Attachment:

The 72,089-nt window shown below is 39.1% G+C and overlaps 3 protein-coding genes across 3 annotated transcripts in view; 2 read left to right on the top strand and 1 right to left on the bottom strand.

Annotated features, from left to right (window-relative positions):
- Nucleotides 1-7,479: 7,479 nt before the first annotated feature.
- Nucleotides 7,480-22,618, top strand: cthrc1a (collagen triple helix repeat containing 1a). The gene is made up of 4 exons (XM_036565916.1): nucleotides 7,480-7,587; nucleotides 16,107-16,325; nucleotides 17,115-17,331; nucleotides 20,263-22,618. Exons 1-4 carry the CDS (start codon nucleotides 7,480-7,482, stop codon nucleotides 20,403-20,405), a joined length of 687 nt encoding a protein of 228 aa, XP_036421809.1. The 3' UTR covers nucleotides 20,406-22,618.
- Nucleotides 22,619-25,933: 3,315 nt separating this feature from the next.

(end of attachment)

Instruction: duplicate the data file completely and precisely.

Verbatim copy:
The 72,089-nt window shown below is 39.1% G+C and overlaps 3 protein-coding genes across 3 annotated transcripts in view; 2 read left to right on the top strand and 1 right to left on the bottom strand.

Annotated features, from left to right (window-relative positions):
- Nucleotides 1-7,479: 7,479 nt before the first annotated feature.
- Nucleotides 7,480-22,618, top strand: cthrc1a (collagen triple helix repeat containing 1a). The gene is made up of 4 exons (XM_036565916.1): nucleotides 7,480-7,587; nucleotides 16,107-16,325; nucleotides 17,115-17,331; nucleotides 20,263-22,618. Exons 1-4 carry the CDS (start codon nucleotides 7,480-7,482, stop codon nucleotides 20,403-20,405), a joined length of 687 nt encoding a protein of 228 aa, XP_036421809.1. The 3' UTR covers nucleotides 20,406-22,618.
- Nucleotides 22,619-25,933: 3,315 nt separating this feature from the next.